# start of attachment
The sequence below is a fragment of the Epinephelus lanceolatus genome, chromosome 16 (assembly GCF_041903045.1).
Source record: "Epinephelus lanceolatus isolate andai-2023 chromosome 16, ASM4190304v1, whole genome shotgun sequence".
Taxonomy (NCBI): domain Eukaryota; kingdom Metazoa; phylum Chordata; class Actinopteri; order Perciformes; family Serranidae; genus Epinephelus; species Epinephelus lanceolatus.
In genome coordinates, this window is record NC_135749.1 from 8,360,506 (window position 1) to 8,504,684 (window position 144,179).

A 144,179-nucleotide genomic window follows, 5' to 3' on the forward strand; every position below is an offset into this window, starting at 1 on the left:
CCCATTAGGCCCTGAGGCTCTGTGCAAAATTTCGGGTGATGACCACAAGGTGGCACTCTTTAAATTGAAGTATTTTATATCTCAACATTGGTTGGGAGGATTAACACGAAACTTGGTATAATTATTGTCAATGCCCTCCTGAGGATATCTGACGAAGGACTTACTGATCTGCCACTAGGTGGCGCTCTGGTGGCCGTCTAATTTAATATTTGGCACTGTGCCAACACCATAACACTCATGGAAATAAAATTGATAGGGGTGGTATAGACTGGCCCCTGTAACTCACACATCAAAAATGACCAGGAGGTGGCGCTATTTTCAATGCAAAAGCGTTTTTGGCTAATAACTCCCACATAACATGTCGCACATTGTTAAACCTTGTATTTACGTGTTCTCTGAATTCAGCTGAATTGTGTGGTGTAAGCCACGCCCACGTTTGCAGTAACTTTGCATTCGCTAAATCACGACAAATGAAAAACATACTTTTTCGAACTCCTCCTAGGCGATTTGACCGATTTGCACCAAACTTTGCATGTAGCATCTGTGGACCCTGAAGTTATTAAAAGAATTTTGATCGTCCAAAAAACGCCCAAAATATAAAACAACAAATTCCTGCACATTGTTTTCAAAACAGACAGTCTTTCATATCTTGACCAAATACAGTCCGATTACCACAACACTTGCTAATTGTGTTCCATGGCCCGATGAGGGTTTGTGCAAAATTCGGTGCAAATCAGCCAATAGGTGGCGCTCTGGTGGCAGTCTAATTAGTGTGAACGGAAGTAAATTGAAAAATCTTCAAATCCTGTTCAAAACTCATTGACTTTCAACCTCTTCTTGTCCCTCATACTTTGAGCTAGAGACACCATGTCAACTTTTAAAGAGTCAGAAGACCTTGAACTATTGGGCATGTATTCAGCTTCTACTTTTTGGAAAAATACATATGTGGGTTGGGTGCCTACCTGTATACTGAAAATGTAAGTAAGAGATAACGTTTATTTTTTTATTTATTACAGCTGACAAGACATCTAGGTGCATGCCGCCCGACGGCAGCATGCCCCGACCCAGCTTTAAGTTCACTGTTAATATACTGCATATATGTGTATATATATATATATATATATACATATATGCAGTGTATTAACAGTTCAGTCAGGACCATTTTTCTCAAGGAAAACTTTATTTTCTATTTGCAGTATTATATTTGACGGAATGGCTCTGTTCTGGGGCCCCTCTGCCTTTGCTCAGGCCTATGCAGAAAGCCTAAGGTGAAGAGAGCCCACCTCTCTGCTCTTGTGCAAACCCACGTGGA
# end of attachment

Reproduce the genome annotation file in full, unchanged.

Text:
The sequence below is a fragment of the Epinephelus lanceolatus genome, chromosome 16 (assembly GCF_041903045.1).
Source record: "Epinephelus lanceolatus isolate andai-2023 chromosome 16, ASM4190304v1, whole genome shotgun sequence".
Taxonomy (NCBI): domain Eukaryota; kingdom Metazoa; phylum Chordata; class Actinopteri; order Perciformes; family Serranidae; genus Epinephelus; species Epinephelus lanceolatus.
In genome coordinates, this window is record NC_135749.1 from 8,360,506 (window position 1) to 8,504,684 (window position 144,179).

A 144,179-nucleotide genomic window follows, 5' to 3' on the forward strand; every position below is an offset into this window, starting at 1 on the left:
CCCATTAGGCCCTGAGGCTCTGTGCAAAATTTCGGGTGATGACCACAAGGTGGCACTCTTTAAATTGAAGTATTTTATATCTCAACATTGGTTGGGAGGATTAACACGAAACTTGGTATAATTATTGTCAATGCCCTCCTGAGGATATCTGACGAAGGACTTACTGATCTGCCACTAGGTGGCGCTCTGGTGGCCGTCTAATTTAATATTTGGCACTGTGCCAACACCATAACACTCATGGAAATAAAATTGATAGGGGTGGTATAGACTGGCCCCTGTAACTCACACATCAAAAATGACCAGGAGGTGGCGCTATTTTCAATGCAAAAGCGTTTTTGGCTAATAACTCCCACATAACATGTCGCACATTGTTAAACCTTGTATTTACGTGTTCTCTGAATTCAGCTGAATTGTGTGGTGTAAGCCACGCCCACGTTTGCAGTAACTTTGCATTCGCTAAATCACGACAAATGAAAAACATACTTTTTCGAACTCCTCCTAGGCGATTTGACCGATTTGCACCAAACTTTGCATGTAGCATCTGTGGACCCTGAAGTTATTAAAAGAATTTTGATCGTCCAAAAAACGCCCAAAATATAAAACAACAAATTCCTGCACATTGTTTTCAAAACAGACAGTCTTTCATATCTTGACCAAATACAGTCCGATTACCACAACACTTGCTAATTGTGTTCCATGGCCCGATGAGGGTTTGTGCAAAATTCGGTGCAAATCAGCCAATAGGTGGCGCTCTGGTGGCAGTCTAATTAGTGTGAACGGAAGTAAATTGAAAAATCTTCAAATCCTGTTCAAAACTCATTGACTTTCAACCTCTTCTTGTCCCTCATACTTTGAGCTAGAGACACCATGTCAACTTTTAAAGAGTCAGAAGACCTTGAACTATTGGGCATGTATTCAGCTTCTACTTTTTGGAAAAATACATATGTGGGTTGGGTGCCTACCTGTATACTGAAAATGTAAGTAAGAGATAACGTTTATTTTTTTATTTATTACAGCTGACAAGACATCTAGGTGCATGCCGCCCGACGGCAGCATGCCCCGACCCAGCTTTAAGTTCACTGTTAATATACTGCATATATGTGTATATATATATATATATATATACATATATGCAGTGTATTAACAGTTCAGTCAGGACCATTTTTCTCAAGGAAAACTTTATTTTCTATTTGCAGTATTATATTTGACGGAATGGCTCTGTTCTGGGGCCCCTCTGCCTTTGCTCAGGCCTATGCAGAAAGCCTAAGGTGAAGAGAGCCCACCTCTCTGCTCTTGTGCAAACCCACGTGGA